Chances offered by national heroes shouldn't be wasted
The China Post news staff
October 20, 2012, 4:08 pm TWN
Locals were overjoyed earlier this week when our small island country once again made its name internationally after a group of video game players defeated South Korea to win a million-dollar competition in the U.S.
The Taipei Assassins took home the top honor at the "League of Legends" Season 2 World Championship held in Los Angeles on Sunday.
The team's five members, aged between 19-23, won US$1 million in prize money. But more importantly, the triumph once again allowed the global community to witness the talent of Taiwanese youth and the nation's soft power, making these youngsters the latest "glory of Taiwan."
The championship title led to the local media's latest round of mania, with almost all local newspapers running the story on their front pages. They praised the players' amazing performances and took special pleasure in the team's title win over South Korea, Taiwan's main rival in almost every field on the world stage.
The wide media coverage also prompted lawmakers to urge the government to draw up concrete policies to bolster Taiwan's rising video game industry and to help professional gamers.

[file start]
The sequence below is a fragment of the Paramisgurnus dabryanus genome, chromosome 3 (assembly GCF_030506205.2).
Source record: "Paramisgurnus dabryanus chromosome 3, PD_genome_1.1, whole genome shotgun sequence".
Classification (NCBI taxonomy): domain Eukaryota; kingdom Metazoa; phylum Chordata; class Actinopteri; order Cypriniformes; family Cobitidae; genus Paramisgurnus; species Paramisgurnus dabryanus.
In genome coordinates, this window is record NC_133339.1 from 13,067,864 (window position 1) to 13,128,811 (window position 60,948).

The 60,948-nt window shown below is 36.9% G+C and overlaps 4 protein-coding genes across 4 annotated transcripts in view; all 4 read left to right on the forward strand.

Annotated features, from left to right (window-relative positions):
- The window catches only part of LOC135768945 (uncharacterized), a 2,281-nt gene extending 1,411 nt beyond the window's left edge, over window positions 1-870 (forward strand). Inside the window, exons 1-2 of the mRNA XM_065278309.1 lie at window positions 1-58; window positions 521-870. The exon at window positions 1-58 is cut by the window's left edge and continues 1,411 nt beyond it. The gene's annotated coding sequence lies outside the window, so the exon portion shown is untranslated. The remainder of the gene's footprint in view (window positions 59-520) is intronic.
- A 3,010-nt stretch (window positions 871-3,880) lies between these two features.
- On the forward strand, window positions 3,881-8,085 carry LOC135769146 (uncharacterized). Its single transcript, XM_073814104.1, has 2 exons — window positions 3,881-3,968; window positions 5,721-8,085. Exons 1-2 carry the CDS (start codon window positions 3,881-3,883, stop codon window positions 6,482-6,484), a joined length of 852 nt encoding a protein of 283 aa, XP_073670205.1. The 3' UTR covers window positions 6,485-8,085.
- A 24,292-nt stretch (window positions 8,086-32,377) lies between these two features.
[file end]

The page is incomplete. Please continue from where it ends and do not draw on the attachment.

In response, Premier Sean Chen promised that the Cabinet will consider amending military service regulations so that elite young gamers can choose substitute roles in the future.
Education Minister Chiang Wei-ling (蔣偉寧) also said a mechanism could be established to grant top gamers admission to prestigious colleges.
While congratulating the Taipei team on putting the name of Taiwan in the global spotlight, The China Post would also like to give credit to the central government for its willingness to put more emphasis on the nation's gaming industry.
With the possible assistance of the state, more Taiwanese youths who are interested in playing online games could be given an opportunity to explore their potential.
Government intervention could also boost local participation in online gaming, which is seen as an official sport in many countries and is also a profitable industry for local companies to invest in.
However, we would also like to remind the government that policies must be forward-thinking and comprehensive if they are to be of real help to the industry in the long run.